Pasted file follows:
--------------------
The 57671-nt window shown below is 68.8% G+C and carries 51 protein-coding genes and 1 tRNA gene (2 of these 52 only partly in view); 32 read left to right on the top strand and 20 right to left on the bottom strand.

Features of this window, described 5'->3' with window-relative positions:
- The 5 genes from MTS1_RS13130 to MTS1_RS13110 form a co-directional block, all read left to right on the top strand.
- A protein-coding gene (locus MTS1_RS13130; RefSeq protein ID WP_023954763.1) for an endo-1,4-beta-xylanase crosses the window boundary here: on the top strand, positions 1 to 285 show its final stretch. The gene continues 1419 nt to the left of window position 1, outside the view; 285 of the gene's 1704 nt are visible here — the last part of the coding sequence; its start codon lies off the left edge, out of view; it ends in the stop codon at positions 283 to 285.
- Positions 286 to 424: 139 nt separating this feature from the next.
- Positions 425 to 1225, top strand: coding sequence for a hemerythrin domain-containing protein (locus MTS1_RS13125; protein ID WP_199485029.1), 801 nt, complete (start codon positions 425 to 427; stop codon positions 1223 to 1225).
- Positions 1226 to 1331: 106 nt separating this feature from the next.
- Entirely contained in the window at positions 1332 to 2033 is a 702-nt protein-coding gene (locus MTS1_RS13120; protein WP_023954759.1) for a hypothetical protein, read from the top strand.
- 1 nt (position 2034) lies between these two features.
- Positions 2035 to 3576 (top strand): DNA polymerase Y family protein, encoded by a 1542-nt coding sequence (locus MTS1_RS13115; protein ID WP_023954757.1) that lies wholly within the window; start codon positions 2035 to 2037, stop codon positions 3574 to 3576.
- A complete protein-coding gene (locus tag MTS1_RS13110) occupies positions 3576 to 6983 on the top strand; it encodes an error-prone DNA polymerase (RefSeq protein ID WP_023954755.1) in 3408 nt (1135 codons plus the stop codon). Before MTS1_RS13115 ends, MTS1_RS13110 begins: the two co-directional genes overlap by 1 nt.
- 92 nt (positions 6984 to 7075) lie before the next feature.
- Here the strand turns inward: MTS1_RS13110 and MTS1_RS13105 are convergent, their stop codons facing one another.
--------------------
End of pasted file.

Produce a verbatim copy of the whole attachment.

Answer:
The 57671-nt window shown below is 68.8% G+C and carries 51 protein-coding genes and 1 tRNA gene (2 of these 52 only partly in view); 32 read left to right on the top strand and 20 right to left on the bottom strand.

Features of this window, described 5'->3' with window-relative positions:
- The 5 genes from MTS1_RS13130 to MTS1_RS13110 form a co-directional block, all read left to right on the top strand.
- A protein-coding gene (locus MTS1_RS13130; RefSeq protein ID WP_023954763.1) for an endo-1,4-beta-xylanase crosses the window boundary here: on the top strand, positions 1 to 285 show its final stretch. The gene continues 1419 nt to the left of window position 1, outside the view; 285 of the gene's 1704 nt are visible here — the last part of the coding sequence; its start codon lies off the left edge, out of view; it ends in the stop codon at positions 283 to 285.
- Positions 286 to 424: 139 nt separating this feature from the next.
- Positions 425 to 1225, top strand: coding sequence for a hemerythrin domain-containing protein (locus MTS1_RS13125; protein ID WP_199485029.1), 801 nt, complete (start codon positions 425 to 427; stop codon positions 1223 to 1225).
- Positions 1226 to 1331: 106 nt separating this feature from the next.
- Entirely contained in the window at positions 1332 to 2033 is a 702-nt protein-coding gene (locus MTS1_RS13120; protein WP_023954759.1) for a hypothetical protein, read from the top strand.
- 1 nt (position 2034) lies between these two features.
- Positions 2035 to 3576 (top strand): DNA polymerase Y family protein, encoded by a 1542-nt coding sequence (locus MTS1_RS13115; protein ID WP_023954757.1) that lies wholly within the window; start codon positions 2035 to 2037, stop codon positions 3574 to 3576.
- A complete protein-coding gene (locus tag MTS1_RS13110) occupies positions 3576 to 6983 on the top strand; it encodes an error-prone DNA polymerase (RefSeq protein ID WP_023954755.1) in 3408 nt (1135 codons plus the stop codon). Before MTS1_RS13115 ends, MTS1_RS13110 begins: the two co-directional genes overlap by 1 nt.
- 92 nt (positions 6984 to 7075) lie before the next feature.
- Here the strand turns inward: MTS1_RS13110 and MTS1_RS13105 are convergent, their stop codons facing one another.